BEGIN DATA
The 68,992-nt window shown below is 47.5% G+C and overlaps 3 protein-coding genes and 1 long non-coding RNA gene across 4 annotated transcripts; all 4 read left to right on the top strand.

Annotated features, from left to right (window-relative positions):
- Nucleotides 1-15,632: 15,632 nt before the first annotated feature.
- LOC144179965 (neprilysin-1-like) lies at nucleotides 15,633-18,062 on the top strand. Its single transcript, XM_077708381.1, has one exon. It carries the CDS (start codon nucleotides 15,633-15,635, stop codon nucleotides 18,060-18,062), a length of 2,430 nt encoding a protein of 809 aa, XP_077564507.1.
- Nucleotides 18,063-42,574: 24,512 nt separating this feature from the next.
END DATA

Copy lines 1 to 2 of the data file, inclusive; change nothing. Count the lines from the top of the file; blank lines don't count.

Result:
The 68,992-nt window shown below is 47.5% G+C and overlaps 3 protein-coding genes and 1 long non-coding RNA gene across 4 annotated transcripts; all 4 read left to right on the top strand.

Annotated features, from left to right (window-relative positions):